During World War II, more than 15,000 U.S. Airmen were killed while training to fly. The Fairchild PT-19 was the plane many of them trained on.
Service and sacrifice — a debt owed by all Americans to fellow Americans who have served us at great cost. Who are these brave, caring Americans who live among us? In this special reporting, you’ll meet people like the 100-year-old veteran who fought for us at Anzio in World War II, first responders not afraid to confront what could hurt us and the special school teacher who cares so much about teaching our children that she spends her own time and money on that cause. There’s the missionary who carries healing medicine and consoling words to far off places, the doctor who puts her calling above her bank account, the Vietnam veteran who — after all these years — is still helping buddies cope with the trauma of that terrible war. What makes some of our neighbors so willing and ready for service and sacrifice? They come from every walk of life. The common thread in their stories? They are American stories: Stories of service and sacrifice.
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World War II veteran Newton Ruddle passed away in 1983, but a taped interview, letters home, and his daughter are keeping his story of Service and Sacrifice alive.
The number of veterans living with a service-connected disability is around 3.8 million across the country. For many of those men and women, their life plan of military service is no more. So what comes next? That was what Chase Matthews faced.
The U.S. Department of Veterans Affairs reports 30% of Vietnam veterans, 12% of Gulf War veterans, and 11% to 20% of Operation Iraqi Freedom and Operation Enduring Freedom live with PTSD.
MCCRACKEN COUNTY, KY — School is back in session for your kids, but most teachers have been hard at work for weeks. That might be the entire summer if their load is hundreds of kids.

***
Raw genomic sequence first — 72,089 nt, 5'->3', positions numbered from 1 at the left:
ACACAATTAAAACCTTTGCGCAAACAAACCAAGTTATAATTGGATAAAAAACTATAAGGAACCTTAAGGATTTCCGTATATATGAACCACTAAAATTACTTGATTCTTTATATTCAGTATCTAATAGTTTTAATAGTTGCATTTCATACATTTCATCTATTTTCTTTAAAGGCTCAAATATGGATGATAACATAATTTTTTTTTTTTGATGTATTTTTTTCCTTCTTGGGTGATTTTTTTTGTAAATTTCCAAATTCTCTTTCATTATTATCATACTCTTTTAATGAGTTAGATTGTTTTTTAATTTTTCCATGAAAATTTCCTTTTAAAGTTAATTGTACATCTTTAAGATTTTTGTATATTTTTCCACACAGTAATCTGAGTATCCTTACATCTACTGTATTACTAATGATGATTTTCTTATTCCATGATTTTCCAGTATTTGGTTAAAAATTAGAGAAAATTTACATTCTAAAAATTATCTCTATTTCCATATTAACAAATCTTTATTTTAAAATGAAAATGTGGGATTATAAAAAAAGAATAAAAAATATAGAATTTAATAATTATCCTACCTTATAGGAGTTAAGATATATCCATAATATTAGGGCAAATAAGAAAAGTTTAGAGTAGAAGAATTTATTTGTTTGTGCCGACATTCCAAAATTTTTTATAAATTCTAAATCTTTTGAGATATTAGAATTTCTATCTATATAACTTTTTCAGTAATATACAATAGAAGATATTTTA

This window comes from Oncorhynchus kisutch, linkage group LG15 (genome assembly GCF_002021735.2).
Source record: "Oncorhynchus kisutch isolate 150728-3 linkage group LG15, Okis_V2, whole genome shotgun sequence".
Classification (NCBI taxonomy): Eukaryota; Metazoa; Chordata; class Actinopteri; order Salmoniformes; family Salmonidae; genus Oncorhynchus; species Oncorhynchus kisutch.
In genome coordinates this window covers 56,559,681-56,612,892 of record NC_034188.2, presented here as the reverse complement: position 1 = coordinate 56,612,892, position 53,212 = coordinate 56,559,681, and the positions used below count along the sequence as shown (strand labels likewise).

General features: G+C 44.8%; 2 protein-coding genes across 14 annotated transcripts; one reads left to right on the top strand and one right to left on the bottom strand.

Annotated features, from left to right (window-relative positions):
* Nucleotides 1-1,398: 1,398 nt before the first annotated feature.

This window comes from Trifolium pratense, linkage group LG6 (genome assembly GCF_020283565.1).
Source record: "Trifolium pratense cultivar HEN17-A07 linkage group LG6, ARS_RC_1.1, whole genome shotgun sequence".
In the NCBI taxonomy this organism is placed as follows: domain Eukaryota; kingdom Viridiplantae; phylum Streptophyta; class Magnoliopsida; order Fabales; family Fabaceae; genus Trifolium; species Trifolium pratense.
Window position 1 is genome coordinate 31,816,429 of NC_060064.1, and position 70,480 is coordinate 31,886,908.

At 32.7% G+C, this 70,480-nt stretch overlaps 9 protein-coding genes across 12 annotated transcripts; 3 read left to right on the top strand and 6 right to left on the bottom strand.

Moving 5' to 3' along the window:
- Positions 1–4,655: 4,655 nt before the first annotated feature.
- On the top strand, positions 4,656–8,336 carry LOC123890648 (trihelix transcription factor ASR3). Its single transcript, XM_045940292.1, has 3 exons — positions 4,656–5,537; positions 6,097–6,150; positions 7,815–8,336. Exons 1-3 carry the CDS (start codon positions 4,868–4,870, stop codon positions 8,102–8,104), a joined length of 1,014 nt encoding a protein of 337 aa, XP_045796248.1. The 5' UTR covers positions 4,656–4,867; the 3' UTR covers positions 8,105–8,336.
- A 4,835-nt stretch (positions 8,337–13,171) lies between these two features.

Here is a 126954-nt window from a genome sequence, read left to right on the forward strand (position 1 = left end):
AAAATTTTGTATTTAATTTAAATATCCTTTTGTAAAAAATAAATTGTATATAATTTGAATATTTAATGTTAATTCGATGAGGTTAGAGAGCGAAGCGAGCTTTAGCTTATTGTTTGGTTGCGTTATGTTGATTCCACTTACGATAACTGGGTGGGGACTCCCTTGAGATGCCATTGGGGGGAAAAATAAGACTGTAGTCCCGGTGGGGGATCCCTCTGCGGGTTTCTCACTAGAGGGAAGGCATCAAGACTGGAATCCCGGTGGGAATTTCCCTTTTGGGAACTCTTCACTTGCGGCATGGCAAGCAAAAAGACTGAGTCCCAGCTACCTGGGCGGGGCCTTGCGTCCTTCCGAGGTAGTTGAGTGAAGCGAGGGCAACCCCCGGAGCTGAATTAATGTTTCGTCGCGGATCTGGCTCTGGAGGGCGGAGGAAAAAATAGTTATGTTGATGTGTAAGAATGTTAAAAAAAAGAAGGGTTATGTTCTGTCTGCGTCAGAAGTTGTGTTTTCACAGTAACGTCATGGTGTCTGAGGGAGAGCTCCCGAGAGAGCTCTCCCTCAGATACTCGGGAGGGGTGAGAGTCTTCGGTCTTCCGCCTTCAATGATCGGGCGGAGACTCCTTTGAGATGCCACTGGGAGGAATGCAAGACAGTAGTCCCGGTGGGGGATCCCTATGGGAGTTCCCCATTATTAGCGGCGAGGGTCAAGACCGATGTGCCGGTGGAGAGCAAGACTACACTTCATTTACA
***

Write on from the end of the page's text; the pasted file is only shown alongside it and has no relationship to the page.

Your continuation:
July 29, 1967. The aircraft carrier USS Forrestal was engaged in combat operations in the Gulf of Tonkin off of the Vietnam coast. A massive fire broke out when jet fuel spilled across the deck, igniting and triggering a chain reaction of explosions that killed 134 sailors and injured 161 more.
How can you possibly pay someone back for putting their life at risk for your freedom? A group of volunteers came together to try to do just that for World War II veteran Roy H. Duncan.
“Every week’s a little different, but every week’s the same at the core: love one another, be kind to one another. The world needs that a lot.”
On Dec. 7, 1941, 2,403 people died at Pearl Harbor when the Japanese attacked the Hawaii naval base. A Paducah man survived. He passed away in 1981, but his story lives on thanks in part to a special interview he gave.
It took more than 40 years for him to talk about what he lived through in Vietnam and how PTSD has impacted his life. He’s now sharing his story of how he’s learned to live with the price of service and sacrifice.
For more than 100 years, the NAACP has fought for equality and justice for African Americans. The fight continues today, but not without people like Benny Heady and Corbin Snardon.
When the program started about two years ago, Dyer said they were helping a little more than 100 students. Now, nearly 800 students are being helped.
Chuck McDaniel served in Vietnam in 1970 for a little less than a year, but he carried the weight of that war for 50 years. It’s the price our veterans pay for their Service & Sacrifice.
The Navy pilot’s family, friends, and hundreds more who never knew him filled Discovery Park of America on Saturday to honor his service and sacrifice.
He was lost for 51 years. On Thursday, MIA Vietnam Navy pilot Lt. Richard “Tito” Lannom finally returned home to Tennessee.
“The military was the first integrated part of society that I experienced,” Coleman said. “All the way up to that time I went through separate schools — separate but unequal.”
Cornelius “Neal” Clark is following in the footsteps of Oscar Cross as the new executive director of the Boys and Girls Club that bares Cross’ name.
Two women, complete strangers, but they have one thing in common: the atomic bomb that destroyed Hiroshima in 1945. One helped make it. The other’s husband helped deliver it.
Tom George has lived by the ideals of service and sacrifice for 100 years. He saw the horrors of war firsthand in World War II and wrote about his experiences in a book.